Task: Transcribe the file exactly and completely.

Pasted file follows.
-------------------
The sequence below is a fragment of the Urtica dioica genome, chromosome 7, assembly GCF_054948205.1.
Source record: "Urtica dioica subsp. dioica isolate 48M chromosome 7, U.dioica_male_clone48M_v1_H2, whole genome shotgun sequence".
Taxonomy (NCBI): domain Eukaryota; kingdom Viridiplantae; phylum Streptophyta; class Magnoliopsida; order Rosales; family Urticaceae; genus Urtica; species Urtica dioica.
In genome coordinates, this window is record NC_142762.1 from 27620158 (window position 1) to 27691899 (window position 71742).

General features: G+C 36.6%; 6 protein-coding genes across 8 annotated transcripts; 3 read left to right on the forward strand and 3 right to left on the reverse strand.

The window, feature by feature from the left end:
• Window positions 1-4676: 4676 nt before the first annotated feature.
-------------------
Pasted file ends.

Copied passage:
The sequence below is a fragment of the Urtica dioica genome, chromosome 7, assembly GCF_054948205.1.
Source record: "Urtica dioica subsp. dioica isolate 48M chromosome 7, U.dioica_male_clone48M_v1_H2, whole genome shotgun sequence".
Taxonomy (NCBI): domain Eukaryota; kingdom Viridiplantae; phylum Streptophyta; class Magnoliopsida; order Rosales; family Urticaceae; genus Urtica; species Urtica dioica.
In genome coordinates, this window is record NC_142762.1 from 27620158 (window position 1) to 27691899 (window position 71742).

General features: G+C 36.6%; 6 protein-coding genes across 8 annotated transcripts; 3 read left to right on the forward strand and 3 right to left on the reverse strand.

The window, feature by feature from the left end:
• Window positions 1-4676: 4676 nt before the first annotated feature.